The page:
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Lights, camera, action for Lockerbie family

By Fiona Reid
Lockerbie and Lochmaben
Lights, camera, action for Lockerbie family

THERE’LL be great excitement in one Lockerbie household tonight when Children in Needs airs.

For mum and daughter Lucie and Kara Dudgeon, of Bridge Street, have been filmed to be in a clip for the BBC fundraising telethon.

They were approached as users of the Chariots of Fire centre at Boreland, which has received funding from Children in Need.

It’s a lifeline for 18-year-old Kara who attends twice a week for carriage driving sessions, along with older brother Finlay.

She suffers from the very rare genetic condition SCN8A epilepsy and since being excluded from school in 2019, carriage driving is her only activity and one she loves.

Lucie said: “Chariots has been the only thing Kara has been able to access in the last five years.

“It’s a chance to get out and do something and it’s been a wonderful thing for us, it helps us so much.

“So, this was a lovely way to give back to Chariots for everything they have done for us over the years.”

The family were interviewed two weeks ago and have had confirmation their story will be used.

Finlay is delighted and has been telling everyone.

Of the experience, Lucie said: “It was really exciting and they were really considerate and made us feel very comfortable. They did not in any way want to disturb us or our routine.

“It was really lovely, a pleasure to have them and Kara coped absolutely fantastic.”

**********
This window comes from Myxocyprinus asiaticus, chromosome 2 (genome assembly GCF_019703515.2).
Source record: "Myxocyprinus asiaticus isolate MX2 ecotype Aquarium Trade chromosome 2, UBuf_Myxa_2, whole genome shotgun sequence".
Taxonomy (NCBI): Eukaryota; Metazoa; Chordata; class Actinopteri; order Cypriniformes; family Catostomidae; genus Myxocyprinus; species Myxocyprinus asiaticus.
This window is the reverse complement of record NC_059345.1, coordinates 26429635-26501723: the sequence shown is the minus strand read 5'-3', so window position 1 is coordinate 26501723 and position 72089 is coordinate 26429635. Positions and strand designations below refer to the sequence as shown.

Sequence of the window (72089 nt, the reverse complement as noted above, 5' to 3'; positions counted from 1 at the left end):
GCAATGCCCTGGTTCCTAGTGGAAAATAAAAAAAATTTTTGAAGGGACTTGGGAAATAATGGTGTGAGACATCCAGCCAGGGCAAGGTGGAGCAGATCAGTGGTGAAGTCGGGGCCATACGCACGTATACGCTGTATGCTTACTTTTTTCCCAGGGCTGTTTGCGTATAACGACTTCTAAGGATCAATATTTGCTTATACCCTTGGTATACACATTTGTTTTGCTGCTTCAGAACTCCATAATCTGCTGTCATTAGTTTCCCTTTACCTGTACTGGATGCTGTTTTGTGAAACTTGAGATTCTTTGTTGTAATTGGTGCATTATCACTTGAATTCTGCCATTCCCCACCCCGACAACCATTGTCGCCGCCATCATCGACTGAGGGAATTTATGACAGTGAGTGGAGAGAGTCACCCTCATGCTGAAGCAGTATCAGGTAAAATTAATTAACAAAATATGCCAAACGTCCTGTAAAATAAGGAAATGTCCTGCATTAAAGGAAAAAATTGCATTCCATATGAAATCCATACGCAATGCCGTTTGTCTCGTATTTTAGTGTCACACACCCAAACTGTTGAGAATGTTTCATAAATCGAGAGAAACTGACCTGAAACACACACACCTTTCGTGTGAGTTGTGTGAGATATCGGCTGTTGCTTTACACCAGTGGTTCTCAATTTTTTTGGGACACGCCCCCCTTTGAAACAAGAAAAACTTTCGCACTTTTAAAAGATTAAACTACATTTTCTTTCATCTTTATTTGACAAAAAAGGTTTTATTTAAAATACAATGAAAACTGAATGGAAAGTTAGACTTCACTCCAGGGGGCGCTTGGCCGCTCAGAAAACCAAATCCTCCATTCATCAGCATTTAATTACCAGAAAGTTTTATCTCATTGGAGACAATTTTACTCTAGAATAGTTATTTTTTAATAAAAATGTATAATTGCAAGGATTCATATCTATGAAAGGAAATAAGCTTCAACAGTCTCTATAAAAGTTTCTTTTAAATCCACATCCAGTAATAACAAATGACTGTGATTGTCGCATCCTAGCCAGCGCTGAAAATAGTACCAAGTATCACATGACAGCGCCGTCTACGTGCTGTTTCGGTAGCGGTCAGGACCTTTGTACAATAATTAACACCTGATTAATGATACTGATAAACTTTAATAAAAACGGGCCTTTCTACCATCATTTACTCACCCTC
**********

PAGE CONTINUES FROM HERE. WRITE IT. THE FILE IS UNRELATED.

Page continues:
As well as capturing Kara and Finlay at the carriage driving, the cameras also followed them going about their daily business in Lockerbie, including stopping for treats at JustBe.

“It was a lovely way to show off Lockerbie too,” added Lucie.

Kara was diagnosed with epilepsy at nine months old, but it was not until 2018 that they were told the specific type, which only affects about 800 others worldwide.

She is mainly non-verbal, but can say single words and is still able to express herself.

Although she can walk, she uses a wheelchair due to the risk of frequent seizures, which can cause her to fall to the ground or put herself in danger.

These are generally subtle and short-lived, however Kara also gets severe tonic clonic seizures which can last up to 1.5 hours and affect her greatly.

In 2019, after six months of frequent tonic clonics, she was hospitalised and put in an induced coma to recover.

Lucie, who is on Lockerbie Community Council where she campaigns on disability issues, added: “We are very lucky. Many children with the condition are far worse off than Kara is and don’t survive as long as she has.

“The more they learn about the specific condition, the better they can treat it. I wouldn’t wish epilepsy of any kind on my worst enemy, it’s a very difficult condition to manage and live with.”

n Children in Need will air on BBC One from 7 pm on Friday night


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